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2008 Weather in Review

The spring season was very wet and cool. Heavy March rains caused minor flood damage to some pastures and wheat fields and delayed the start of field operations throughout the state. Consistent rains during April kept corn planting well behind normal, while below-normal temperatures delayed pasture growth. Corn planting was 8 percent complete as of April 27, nearly 4 weeks behind normal. Virtually no sorghum or soybeans had been planted. Damp and cool conditions continued into May with the exception of the Bootheel, where drier weather allowed corn, cotton, and sorghum planting to accelerate markedly. Farmers used a few stretches of dry weather to pick up the planting pace during the second half of the month, but heavy rains returned near month’s end to again halt fieldwork. Corn planting and emergence ended the month over 3 weeks behind normal, while soybean planting averaged 2 weeks late. Young corn plants in some areas were struggling in cool field conditions. Alfalfa and other hay cuttings were about 1 week behind normal.

After the wet spring, even heavier rains fell in June. Floodwaters covered thousands of acres along the Mississippi River. Minor flooding was also a problem across northern, west-central, and southwestern areas, where monthly rainfall totals of 8 to 15 inches were common. In contrast, dryness was creeping into the southeastern third of the state. June rainfall averaged 7.05 inches compared with the 30-year average of 4.19 inches. As of June 29, 8 percent of the corn crop had yet to emerge, while soybean planting and emergence were over 3 weeks behind average. Only 26 percent of intended soybean acres were planted in the Southwest district. July turned drier, allowing farmers to complete late soybean planting and catch up on winter wheat harvesting. Temperatures warmed to near normal levels, promoting crop growth. However, corn silking, at 76 percent, and soybean blooming, at 28 percent, were still over 2 weeks behind normal as of July 27. August rainfall was below normal in most areas, but normal to below normal temperatures and adequate subsoil moisture kept row crop conditions stable. By month’s end, the good to excellent rating was 47 percent for corn and 42 percent for soybeans. Rice heading was near the normal pace with nearly the entire crop in good to excellent condition. Cotton boll opening was 1 week behind normal at 16 percent.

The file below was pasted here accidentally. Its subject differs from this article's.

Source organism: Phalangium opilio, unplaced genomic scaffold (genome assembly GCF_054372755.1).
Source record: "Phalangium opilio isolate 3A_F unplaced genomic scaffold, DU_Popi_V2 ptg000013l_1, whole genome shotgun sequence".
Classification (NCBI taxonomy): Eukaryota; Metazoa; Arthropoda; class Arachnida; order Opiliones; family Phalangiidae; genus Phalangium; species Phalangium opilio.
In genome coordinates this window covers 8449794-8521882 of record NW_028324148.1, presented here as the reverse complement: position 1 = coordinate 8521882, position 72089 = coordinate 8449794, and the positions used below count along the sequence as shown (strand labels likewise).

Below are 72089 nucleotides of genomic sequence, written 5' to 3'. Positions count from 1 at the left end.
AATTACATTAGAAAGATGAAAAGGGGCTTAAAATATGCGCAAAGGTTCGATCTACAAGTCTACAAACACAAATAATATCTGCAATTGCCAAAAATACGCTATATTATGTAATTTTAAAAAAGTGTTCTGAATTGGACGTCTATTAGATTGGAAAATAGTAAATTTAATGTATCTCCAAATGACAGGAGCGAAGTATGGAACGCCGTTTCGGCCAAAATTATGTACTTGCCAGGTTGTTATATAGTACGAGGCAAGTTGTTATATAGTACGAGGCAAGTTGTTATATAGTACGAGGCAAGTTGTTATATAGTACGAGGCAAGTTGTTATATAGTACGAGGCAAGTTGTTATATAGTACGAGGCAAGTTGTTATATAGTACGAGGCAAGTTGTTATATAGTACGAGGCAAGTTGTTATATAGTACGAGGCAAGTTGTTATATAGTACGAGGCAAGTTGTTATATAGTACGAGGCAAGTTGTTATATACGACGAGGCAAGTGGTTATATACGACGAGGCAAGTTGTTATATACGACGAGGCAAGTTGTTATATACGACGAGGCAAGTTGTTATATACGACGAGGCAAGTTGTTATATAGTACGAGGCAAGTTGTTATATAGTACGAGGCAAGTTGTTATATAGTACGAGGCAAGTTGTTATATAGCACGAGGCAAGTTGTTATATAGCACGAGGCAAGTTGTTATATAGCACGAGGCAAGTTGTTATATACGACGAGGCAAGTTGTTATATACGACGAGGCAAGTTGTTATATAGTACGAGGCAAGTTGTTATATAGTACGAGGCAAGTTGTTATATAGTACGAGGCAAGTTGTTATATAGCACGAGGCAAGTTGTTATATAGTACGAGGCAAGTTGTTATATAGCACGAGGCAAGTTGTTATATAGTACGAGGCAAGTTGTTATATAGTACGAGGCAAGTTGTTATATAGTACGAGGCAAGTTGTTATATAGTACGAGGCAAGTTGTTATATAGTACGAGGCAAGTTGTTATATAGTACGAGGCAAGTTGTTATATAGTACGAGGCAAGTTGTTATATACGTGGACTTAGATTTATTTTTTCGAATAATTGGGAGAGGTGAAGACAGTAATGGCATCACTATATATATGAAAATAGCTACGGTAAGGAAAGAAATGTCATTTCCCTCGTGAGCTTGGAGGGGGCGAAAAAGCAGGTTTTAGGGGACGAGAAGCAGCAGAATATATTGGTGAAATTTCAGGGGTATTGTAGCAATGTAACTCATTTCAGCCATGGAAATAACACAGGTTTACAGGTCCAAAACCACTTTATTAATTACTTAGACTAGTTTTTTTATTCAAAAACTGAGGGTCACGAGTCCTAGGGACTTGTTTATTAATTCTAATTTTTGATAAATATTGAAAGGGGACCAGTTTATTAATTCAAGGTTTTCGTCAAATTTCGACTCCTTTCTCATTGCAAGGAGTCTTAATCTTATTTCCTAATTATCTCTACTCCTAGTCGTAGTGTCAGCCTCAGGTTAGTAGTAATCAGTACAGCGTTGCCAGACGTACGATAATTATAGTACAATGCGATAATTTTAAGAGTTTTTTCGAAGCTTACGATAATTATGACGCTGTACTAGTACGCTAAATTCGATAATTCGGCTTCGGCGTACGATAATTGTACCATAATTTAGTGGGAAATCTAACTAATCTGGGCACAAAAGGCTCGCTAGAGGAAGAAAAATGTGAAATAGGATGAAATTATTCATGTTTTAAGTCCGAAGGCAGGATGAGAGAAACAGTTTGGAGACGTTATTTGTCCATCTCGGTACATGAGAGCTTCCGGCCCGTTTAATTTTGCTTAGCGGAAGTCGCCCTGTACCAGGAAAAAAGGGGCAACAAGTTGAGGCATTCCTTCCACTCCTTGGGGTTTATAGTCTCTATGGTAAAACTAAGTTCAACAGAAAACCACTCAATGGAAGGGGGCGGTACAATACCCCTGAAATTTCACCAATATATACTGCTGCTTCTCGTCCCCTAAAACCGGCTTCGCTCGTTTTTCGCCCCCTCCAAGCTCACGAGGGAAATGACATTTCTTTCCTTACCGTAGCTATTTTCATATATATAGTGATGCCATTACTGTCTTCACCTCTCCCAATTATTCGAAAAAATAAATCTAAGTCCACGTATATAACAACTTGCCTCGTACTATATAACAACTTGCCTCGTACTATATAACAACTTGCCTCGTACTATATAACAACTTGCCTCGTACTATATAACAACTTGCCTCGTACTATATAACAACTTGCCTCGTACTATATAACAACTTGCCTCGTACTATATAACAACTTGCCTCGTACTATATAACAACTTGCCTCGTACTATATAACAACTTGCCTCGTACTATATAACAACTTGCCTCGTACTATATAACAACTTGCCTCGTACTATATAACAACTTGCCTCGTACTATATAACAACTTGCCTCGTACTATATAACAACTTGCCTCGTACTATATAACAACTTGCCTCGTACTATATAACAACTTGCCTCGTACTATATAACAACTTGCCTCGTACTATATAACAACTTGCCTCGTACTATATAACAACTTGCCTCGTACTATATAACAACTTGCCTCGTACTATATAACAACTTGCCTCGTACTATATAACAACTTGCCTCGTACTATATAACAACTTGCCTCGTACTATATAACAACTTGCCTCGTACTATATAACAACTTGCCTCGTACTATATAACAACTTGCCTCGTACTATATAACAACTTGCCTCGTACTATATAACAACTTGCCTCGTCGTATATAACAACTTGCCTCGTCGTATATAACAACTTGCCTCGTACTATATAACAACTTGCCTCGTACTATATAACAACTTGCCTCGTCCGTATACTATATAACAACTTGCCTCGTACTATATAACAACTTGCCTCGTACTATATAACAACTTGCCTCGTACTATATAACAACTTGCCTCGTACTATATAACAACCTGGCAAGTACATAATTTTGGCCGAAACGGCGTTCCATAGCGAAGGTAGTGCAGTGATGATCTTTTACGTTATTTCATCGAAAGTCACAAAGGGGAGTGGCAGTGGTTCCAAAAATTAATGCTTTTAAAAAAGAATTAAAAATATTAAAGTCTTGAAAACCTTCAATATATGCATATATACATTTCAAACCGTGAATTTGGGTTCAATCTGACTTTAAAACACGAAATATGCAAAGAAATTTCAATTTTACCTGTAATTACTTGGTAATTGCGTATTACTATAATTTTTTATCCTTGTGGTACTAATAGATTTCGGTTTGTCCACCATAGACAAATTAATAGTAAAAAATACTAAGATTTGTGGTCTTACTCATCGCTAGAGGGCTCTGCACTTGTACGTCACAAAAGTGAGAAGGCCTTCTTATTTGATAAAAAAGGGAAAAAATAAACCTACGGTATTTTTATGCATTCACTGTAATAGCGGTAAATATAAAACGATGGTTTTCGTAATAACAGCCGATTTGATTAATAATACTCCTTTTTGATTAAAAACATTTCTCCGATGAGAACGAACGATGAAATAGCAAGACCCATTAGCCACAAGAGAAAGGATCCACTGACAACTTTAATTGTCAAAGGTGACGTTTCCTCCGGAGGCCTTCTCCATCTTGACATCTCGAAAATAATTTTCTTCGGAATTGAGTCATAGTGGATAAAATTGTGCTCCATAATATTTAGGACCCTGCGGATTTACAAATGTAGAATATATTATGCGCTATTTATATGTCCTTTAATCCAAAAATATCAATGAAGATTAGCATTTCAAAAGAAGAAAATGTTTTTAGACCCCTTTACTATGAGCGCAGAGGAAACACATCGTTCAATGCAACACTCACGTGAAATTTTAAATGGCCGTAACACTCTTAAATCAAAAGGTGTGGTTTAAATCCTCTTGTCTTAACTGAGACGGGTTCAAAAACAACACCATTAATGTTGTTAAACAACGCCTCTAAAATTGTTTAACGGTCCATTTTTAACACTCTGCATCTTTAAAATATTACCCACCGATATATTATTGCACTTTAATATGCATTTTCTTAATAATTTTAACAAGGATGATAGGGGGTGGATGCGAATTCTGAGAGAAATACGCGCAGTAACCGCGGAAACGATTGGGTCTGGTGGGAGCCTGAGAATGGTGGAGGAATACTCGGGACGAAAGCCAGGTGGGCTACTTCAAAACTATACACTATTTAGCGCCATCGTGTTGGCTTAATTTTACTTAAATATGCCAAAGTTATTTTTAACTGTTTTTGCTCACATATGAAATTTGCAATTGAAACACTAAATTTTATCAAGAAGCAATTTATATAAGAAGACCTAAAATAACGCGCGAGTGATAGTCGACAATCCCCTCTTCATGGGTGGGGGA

The first half of September was dominated by rains from Hurricanes Gustav and Ike. Heavy rains once again flooded rivers and tributaries in some parts of the state, most prominently in the northeast district. Abundant moisture, cool temperatures, and the effects of late planting significantly slowed the maturation of row crops, limiting the benefits of dry harvesting weather that appeared in late September and into the first half of October. Wet weather returned later in October, keeping harvest and wheat planting well behind normal. Rice harvest finished in early November, with cotton done soon thereafter. Cotton harvest was notable for finishing well ahead of normal. Farmers remained about 1 month behind normal with the corn harvest during November, while soybean and milo harvests were 1 to 2 weeks behind normal. As of November 23, 12 percent of the corn crop, 9 percent of soybeans, and 11 percent of sorghum were still in the field; meanwhile, wheat planting had caught up to the normal pace of 93 percent.

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